Volunteer in Asia
Our time at turtle camp was capped off by releasing two of ‘our’ turtles into the sea to begin their journey as independent turtles! Hopefully, the love and care provided at the turtle project will ensure these turtles have a greater chance of survival in the big, wide, scary ocean. Go well, little turtle!
The greatest aspects of the project are two. First of all, you really feel useful as local coordinators need our help to take care of all turtles as they are not enough to do the job alone. Second, compared to Ubud, there are less volunteers (around 25, even if they told us that during the high season it can go up to 70). As you are not a lot, no small groups are done; we are all part of a big group, or even better a big family. You really get close to volunteers and to coordinators and cookers.
Our organized activities were a great way to relax and have fun with everyone in the program but my favorite memories were at the school, playing with the kids at the end of each day, or handing out ice cream after lunch...I cannot wait to not only return for more volunteering in Thailand, but to explore other opportunities provided by GoEco.
Apart from the daily routine and some other work that we did, there was always enough time to go snorkeling. There were different snorkeling grounds close by (and once a week we went on an excursion a bit further away) and I discovered something new every time. Another part of the experience was living on a local Maldivian island – which seemed worlds away from the resort islands.
Volunteering in the Maldives... was everything I could have ever imagined, but the biggest surprise to me was how much I gained from the program. Working with the turtles in itself was incredible. To watch them grow, get to know their personalities and then release them back into the ocean. To know that you have had a positive impact on saving such a beautiful creature from extinction, it is very rewarding. It’s not an experience that comes around often and I’ll hold it close to me for the rest of my life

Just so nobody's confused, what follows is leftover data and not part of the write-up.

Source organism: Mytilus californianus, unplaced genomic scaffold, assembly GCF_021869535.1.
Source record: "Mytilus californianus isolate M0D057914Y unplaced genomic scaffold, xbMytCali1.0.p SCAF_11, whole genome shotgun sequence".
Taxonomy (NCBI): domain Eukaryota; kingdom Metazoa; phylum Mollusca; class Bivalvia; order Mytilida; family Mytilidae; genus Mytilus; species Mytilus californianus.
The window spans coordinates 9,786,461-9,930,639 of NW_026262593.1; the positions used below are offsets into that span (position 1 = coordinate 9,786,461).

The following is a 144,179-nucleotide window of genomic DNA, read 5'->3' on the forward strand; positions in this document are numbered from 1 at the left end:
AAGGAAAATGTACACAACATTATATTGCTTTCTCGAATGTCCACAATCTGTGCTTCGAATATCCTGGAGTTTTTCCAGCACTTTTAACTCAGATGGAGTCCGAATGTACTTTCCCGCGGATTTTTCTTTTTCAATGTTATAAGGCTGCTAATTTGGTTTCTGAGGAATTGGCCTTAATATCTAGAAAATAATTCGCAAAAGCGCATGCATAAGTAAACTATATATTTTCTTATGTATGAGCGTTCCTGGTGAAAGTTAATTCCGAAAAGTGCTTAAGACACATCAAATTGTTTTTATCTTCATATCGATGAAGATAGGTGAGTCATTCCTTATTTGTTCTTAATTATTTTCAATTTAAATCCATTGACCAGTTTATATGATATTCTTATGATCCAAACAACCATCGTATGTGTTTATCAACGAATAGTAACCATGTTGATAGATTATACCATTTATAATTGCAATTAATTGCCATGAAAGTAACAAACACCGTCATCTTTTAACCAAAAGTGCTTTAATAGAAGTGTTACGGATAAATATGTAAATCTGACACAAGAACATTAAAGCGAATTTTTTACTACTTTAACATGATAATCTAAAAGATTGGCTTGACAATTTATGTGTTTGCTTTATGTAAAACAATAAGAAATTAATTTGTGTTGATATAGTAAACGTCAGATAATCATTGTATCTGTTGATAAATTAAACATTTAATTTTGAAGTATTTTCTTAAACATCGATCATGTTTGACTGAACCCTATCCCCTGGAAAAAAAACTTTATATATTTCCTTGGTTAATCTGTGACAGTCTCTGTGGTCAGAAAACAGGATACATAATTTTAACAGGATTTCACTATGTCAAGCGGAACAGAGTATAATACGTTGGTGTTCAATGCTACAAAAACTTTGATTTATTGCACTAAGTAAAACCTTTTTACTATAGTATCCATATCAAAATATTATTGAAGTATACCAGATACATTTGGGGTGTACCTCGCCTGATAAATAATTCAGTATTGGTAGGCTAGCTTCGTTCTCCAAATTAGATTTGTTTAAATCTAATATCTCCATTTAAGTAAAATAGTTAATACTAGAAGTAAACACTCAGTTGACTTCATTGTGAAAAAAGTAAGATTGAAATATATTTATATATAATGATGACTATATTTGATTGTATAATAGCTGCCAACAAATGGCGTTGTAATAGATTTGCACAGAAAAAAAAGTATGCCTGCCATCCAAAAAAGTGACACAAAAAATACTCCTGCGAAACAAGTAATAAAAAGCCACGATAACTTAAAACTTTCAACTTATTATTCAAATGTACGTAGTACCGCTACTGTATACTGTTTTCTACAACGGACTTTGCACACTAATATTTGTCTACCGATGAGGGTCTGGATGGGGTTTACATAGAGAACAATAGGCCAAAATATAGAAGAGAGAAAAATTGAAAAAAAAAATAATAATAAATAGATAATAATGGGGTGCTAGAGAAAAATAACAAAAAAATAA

Feeding the pandas was an unforgettable experience. The pandas would rush to the entrance of the cage and lumber up to the front. My favorite panda, Susan, would hold a bar for support as she ate. They were so receptive and excited to get their special panda bread and carrots, relishing every bite.
I spent two weeks at the Wild Elephant Conservation and Research program. I met some lovely people and had lots of fun. I enjoyed the dorms, and although there are walls, they aren’t joined to the roof, so it’s rather lovely having that gap and falling asleep and waking to the sounds of nature...
My favourite part was definitely interacting with the amazing, young monks. The children were incredibly sweet and funny and they always put a smile on my face. At the same time, though, they were dedicated and focused during our lessons. Our classes were the perfect combination of smiles, laughter and learning.
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